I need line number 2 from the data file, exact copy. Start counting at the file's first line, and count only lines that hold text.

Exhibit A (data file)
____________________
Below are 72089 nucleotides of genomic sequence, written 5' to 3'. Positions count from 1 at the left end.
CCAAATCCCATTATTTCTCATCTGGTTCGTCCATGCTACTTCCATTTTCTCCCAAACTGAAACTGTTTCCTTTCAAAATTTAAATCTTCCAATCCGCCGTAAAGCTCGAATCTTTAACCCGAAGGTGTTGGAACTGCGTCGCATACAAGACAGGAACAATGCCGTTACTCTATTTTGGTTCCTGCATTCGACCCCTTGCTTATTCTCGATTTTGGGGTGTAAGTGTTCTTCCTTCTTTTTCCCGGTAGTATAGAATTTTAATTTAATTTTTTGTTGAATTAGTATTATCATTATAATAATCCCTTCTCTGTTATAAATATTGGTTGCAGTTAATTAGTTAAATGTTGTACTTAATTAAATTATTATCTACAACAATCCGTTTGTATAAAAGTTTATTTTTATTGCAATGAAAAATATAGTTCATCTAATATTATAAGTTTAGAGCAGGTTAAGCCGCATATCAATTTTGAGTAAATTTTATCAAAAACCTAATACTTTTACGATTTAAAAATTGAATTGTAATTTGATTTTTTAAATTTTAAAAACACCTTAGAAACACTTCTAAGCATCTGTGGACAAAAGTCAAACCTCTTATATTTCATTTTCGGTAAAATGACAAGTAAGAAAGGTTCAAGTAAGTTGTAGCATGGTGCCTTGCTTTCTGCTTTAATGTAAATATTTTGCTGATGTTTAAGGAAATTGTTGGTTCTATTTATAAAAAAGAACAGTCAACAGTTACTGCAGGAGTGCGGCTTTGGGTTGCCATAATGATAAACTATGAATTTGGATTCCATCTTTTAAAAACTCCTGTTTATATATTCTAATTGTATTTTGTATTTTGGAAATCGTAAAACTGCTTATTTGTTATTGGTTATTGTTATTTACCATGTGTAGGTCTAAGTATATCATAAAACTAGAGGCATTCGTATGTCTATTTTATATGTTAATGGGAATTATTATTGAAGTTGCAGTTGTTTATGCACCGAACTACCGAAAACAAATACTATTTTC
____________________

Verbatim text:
CCAAATCCCATTATTTCTCATCTGGTTCGTCCATGCTACTTCCATTTTCTCCCAAACTGAAACTGTTTCCTTTCAAAATTTAAATCTTCCAATCCGCCGTAAAGCTCGAATCTTTAACCCGAAGGTGTTGGAACTGCGTCGCATACAAGACAGGAACAATGCCGTTACTCTATTTTGGTTCCTGCATTCGACCCCTTGCTTATTCTCGATTTTGGGGTGTAAGTGTTCTTCCTTCTTTTTCCCGGTAGTATAGAATTTTAATTTAATTTTTTGTTGAATTAGTATTATCATTATAATAATCCCTTCTCTGTTATAAATATTGGTTGCAGTTAATTAGTTAAATGTTGTACTTAATTAAATTATTATCTACAACAATCCGTTTGTATAAAAGTTTATTTTTATTGCAATGAAAAATATAGTTCATCTAATATTATAAGTTTAGAGCAGGTTAAGCCGCATATCAATTTTGAGTAAATTTTATCAAAAACCTAATACTTTTACGATTTAAAAATTGAATTGTAATTTGATTTTTTAAATTTTAAAAACACCTTAGAAACACTTCTAAGCATCTGTGGACAAAAGTCAAACCTCTTATATTTCATTTTCGGTAAAATGACAAGTAAGAAAGGTTCAAGTAAGTTGTAGCATGGTGCCTTGCTTTCTGCTTTAATGTAAATATTTTGCTGATGTTTAAGGAAATTGTTGGTTCTATTTATAAAAAAGAACAGTCAACAGTTACTGCAGGAGTGCGGCTTTGGGTTGCCATAATGATAAACTATGAATTTGGATTCCATCTTTTAAAAACTCCTGTTTATATATTCTAATTGTATTTTGTATTTTGGAAATCGTAAAACTGCTTATTTGTTATTGGTTATTGTTATTTACCATGTGTAGGTCTAAGTATATCATAAAACTAGAGGCATTCGTATGTCTATTTTATATGTTAATGGGAATTATTATTGAAGTTGCAGTTGTTTATGCACCGAACTACCGAAAACAAATACTATTTTC